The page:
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Prog Retin Eye Res. 2009 Jan;28(1):34-62. doi: 10.1016/j.preteyeres.2008.11.002. Epub 2008 Nov 27.

Ischemic optic neuropathy.

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1
Department of Ophthalmology and Visual Sciences, College of Medicine, University of Iowa, 200 Hawkins Drive, Iowa City, IA 52242-1091, USA.

Abstract

Ischemic optic neuropathy is one of the major causes of blindness or seriously impaired vision, yet there is disagreement as to its pathogenesis, clinical features and especially its management. This is because ischemic optic neuropathy is not one disease but a spectrum of several different types, each with its own etiology, pathogenesis, clinical features and management. They cannot be lumped together. Ischemic optic neuropathy is primarily of two types: anterior (AION) and posterior (PION), involving the optic nerve head (ONH) and the rest of the optic nerve respectively. Furthermore, both AION and PION have different subtypes. AION comprises arteritic (A-AION - due to giant cell arteritis) and, non-arteritic (NA-AION - due to causes other than giant cell arteritis); NA-AION can be further classified into classical NA-AION and incipient NA-AION. PION consists of arteritic (A-PION - due to giant cell arteritis), non-arteritic (NA-PION - due to causes other than giant cell arteritis), and surgical (a complication of several systemic surgical procedures). Thus, ischemic optic neuropathy consists of six distinct types of clinical entities. NA-AION is by far the most common type and one of the most prevalent and visually crippling diseases in the middle-aged and elderly. A-AION, though less common, is an ocular emergency and requires early diagnosis and immediate treatment with systemic high dose corticosteroids to prevent further visual loss, which is entirely preventable. Controversy exists regarding the pathogenesis, clinical features and especially management of the various types of ischemic optic neuropathy because there are multiple misconceptions about its many fundamental aspects. Recently emerging information on the various factors that influence the optic nerve circulation, and also the various systemic and local risk factors which play important roles in the development of various types of ischemic optic neuropathy have given us a better understanding of their pathogeneses, clinical features and management. This knowledge should help us not only to manage them better but also to reduce their incidence. For example, clinically, the evidence that about 40% of NA-AION eyes experience spontaneous improvement in visual acuity and that systemic steroid therapy during early stages in both NA-AION and NA-PION has a significant beneficial effect for visual outcome are encouraging developments. This review discusses the current concepts on various issues related to various types of ischemic optic neuropathy.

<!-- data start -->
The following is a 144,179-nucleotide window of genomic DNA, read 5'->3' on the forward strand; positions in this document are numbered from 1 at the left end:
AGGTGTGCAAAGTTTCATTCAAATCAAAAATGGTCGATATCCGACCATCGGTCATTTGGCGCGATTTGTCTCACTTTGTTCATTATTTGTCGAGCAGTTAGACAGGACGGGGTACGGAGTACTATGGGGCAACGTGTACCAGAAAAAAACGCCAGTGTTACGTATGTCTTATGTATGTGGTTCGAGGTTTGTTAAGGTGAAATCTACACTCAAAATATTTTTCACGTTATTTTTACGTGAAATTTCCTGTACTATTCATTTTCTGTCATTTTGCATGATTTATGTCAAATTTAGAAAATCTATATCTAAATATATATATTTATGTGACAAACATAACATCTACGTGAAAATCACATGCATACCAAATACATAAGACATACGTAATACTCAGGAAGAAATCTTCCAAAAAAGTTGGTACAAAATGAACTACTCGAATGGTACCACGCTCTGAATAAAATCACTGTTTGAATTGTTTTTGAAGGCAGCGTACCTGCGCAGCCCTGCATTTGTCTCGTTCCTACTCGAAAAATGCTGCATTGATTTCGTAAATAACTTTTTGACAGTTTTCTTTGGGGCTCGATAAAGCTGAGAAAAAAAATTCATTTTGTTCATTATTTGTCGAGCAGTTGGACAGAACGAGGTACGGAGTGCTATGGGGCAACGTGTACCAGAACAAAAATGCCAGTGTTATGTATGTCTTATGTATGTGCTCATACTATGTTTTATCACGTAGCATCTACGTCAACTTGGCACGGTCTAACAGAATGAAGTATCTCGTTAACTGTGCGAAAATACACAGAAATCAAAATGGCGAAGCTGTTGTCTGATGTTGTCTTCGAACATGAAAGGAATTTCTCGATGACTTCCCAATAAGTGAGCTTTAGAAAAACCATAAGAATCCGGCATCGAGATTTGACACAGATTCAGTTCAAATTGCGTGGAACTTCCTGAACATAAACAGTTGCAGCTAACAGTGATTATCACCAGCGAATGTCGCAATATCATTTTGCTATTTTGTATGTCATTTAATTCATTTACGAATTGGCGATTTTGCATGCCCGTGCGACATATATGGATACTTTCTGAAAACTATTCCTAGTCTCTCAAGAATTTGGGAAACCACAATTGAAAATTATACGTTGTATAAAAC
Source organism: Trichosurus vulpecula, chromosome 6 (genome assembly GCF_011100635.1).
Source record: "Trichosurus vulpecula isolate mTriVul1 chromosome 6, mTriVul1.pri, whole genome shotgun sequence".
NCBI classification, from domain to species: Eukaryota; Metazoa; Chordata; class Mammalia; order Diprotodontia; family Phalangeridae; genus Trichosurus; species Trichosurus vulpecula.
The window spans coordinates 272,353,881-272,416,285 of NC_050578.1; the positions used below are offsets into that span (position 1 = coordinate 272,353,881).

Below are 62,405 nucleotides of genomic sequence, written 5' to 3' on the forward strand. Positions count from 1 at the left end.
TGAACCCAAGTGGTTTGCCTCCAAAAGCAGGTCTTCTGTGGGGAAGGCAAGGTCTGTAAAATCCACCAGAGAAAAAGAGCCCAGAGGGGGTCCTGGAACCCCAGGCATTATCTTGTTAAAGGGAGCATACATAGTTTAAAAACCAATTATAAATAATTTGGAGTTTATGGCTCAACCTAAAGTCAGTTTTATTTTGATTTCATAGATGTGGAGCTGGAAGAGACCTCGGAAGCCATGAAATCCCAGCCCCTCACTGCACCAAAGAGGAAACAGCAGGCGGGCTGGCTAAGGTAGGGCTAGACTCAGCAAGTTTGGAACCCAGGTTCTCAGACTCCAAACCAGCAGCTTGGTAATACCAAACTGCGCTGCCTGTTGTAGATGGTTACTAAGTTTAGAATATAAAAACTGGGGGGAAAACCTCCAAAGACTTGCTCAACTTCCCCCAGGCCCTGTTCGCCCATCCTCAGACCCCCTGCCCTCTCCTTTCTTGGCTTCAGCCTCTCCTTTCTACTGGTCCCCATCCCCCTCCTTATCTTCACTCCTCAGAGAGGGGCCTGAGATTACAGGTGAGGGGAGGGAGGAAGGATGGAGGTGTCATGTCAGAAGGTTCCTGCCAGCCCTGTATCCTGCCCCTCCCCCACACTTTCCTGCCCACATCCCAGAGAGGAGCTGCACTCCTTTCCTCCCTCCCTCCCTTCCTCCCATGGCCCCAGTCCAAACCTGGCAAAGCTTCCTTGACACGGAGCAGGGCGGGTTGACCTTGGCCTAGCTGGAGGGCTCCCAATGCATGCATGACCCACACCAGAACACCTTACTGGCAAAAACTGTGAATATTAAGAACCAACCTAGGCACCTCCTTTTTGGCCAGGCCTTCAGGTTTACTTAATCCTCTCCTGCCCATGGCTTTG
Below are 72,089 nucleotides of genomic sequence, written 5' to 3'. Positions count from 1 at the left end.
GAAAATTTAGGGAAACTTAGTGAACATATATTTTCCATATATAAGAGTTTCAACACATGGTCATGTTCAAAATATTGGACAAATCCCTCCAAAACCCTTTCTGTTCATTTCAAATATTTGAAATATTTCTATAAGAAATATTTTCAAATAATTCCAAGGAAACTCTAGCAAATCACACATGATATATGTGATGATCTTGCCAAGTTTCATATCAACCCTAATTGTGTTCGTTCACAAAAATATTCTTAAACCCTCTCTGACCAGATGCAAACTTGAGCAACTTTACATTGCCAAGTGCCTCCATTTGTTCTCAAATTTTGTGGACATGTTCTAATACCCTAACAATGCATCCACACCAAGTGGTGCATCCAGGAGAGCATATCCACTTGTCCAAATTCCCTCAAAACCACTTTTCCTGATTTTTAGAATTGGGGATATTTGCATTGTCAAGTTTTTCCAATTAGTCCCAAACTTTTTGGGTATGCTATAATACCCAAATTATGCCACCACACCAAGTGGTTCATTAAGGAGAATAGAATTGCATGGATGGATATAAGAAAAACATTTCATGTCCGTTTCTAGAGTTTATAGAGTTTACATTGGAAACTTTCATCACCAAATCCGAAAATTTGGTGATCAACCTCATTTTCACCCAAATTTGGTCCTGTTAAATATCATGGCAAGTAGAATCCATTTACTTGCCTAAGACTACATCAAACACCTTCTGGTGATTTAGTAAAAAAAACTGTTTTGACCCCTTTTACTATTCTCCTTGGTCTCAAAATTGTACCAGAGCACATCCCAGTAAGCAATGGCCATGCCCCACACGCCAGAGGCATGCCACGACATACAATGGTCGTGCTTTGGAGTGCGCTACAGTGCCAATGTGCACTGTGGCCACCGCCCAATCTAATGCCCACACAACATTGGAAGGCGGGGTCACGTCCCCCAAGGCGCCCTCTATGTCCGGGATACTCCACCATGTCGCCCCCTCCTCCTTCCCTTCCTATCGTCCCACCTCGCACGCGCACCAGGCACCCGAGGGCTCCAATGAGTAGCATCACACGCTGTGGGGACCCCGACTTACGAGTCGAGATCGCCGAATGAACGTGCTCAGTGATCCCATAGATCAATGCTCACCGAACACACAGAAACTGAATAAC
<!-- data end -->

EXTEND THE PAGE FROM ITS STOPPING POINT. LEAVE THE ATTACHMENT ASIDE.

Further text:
[Indexed for MEDLINE]

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